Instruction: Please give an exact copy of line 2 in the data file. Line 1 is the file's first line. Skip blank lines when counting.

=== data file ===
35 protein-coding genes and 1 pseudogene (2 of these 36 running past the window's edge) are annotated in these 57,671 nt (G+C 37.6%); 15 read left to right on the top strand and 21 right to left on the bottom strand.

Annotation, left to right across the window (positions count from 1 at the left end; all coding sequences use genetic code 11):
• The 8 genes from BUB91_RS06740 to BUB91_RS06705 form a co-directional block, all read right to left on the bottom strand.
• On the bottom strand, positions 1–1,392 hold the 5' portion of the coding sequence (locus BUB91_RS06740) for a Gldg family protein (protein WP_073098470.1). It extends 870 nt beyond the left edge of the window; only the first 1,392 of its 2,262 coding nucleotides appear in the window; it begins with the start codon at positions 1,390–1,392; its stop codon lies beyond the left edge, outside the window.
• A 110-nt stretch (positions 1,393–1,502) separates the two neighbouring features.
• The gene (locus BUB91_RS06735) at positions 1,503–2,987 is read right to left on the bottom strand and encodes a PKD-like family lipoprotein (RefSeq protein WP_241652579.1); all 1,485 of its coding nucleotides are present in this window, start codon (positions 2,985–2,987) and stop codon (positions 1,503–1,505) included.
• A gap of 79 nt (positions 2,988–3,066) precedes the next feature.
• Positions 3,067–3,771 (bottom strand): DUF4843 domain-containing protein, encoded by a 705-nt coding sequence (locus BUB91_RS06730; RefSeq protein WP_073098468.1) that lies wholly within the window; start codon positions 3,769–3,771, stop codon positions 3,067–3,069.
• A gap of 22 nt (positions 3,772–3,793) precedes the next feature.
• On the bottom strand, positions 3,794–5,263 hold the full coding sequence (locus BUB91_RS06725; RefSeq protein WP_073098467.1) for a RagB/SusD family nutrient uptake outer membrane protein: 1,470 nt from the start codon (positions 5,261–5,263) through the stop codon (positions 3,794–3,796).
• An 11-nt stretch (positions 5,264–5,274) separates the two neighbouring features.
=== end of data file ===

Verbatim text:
Annotation, left to right across the window (positions count from 1 at the left end; all coding sequences use genetic code 11):